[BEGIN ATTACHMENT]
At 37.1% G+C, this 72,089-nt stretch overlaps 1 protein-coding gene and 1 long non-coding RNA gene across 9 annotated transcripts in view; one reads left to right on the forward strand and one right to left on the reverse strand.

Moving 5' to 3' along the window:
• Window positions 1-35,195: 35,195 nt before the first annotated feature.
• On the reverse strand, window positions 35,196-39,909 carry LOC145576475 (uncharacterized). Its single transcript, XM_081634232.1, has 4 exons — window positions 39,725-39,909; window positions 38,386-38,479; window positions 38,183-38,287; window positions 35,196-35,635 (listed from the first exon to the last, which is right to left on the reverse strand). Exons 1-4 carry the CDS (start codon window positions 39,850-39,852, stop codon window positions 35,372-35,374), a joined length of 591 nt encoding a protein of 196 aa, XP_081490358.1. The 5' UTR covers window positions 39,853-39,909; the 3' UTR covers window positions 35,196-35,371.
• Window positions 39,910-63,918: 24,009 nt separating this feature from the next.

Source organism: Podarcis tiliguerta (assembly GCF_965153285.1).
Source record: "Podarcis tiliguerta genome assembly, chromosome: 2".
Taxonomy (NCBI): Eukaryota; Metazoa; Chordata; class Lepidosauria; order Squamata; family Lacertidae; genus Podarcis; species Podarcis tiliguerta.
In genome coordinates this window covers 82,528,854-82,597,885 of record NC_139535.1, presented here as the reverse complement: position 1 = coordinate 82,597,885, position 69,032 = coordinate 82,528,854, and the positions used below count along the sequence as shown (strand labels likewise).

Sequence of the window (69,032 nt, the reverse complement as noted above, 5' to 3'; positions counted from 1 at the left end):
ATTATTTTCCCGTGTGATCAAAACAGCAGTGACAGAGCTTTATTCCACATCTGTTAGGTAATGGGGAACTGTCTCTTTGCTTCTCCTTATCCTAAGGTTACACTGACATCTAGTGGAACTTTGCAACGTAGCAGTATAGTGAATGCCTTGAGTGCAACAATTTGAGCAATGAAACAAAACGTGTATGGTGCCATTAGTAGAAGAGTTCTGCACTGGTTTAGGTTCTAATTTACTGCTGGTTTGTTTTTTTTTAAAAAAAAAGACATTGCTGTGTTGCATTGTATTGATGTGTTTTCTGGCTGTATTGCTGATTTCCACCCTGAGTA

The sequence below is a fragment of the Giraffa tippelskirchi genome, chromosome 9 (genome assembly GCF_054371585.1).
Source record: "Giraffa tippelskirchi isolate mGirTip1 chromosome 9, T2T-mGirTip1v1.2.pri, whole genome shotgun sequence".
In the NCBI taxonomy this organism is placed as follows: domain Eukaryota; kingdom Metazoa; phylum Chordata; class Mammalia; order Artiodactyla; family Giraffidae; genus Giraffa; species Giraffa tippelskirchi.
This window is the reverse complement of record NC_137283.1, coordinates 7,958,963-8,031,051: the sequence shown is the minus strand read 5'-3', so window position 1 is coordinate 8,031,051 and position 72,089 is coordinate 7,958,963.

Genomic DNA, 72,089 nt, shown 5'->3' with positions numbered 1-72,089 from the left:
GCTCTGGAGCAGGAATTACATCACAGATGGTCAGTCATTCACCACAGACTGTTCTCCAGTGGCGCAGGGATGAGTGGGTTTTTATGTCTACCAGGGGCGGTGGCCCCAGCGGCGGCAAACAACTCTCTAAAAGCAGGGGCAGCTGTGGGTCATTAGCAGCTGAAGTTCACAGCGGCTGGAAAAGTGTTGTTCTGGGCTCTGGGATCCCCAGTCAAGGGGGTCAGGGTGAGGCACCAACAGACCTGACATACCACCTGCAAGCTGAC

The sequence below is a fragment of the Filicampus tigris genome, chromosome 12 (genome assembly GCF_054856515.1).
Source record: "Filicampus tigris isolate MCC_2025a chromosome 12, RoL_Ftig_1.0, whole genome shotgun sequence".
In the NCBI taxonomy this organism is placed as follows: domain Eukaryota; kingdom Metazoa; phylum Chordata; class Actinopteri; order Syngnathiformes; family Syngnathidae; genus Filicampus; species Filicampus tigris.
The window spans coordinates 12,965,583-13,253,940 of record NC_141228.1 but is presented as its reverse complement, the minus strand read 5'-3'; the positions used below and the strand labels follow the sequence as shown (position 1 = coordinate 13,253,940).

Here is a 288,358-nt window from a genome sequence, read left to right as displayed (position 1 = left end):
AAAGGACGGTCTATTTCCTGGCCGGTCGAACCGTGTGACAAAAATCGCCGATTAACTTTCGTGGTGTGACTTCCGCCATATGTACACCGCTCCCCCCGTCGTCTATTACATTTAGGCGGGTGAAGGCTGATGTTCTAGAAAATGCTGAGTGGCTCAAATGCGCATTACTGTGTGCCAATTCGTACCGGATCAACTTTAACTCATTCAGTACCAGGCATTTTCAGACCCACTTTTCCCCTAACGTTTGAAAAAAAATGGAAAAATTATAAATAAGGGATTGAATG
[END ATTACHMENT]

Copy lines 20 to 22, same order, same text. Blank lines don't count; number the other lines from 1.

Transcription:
In the NCBI taxonomy this organism is placed as follows: domain Eukaryota; kingdom Metazoa; phylum Chordata; class Actinopteri; order Syngnathiformes; family Syngnathidae; genus Filicampus; species Filicampus tigris.
The window spans coordinates 12,965,583-13,253,940 of record NC_141228.1 but is presented as its reverse complement, the minus strand read 5'-3'; the positions used below and the strand labels follow the sequence as shown (position 1 = coordinate 13,253,940).

Here is a 288,358-nt window from a genome sequence, read left to right as displayed (position 1 = left end):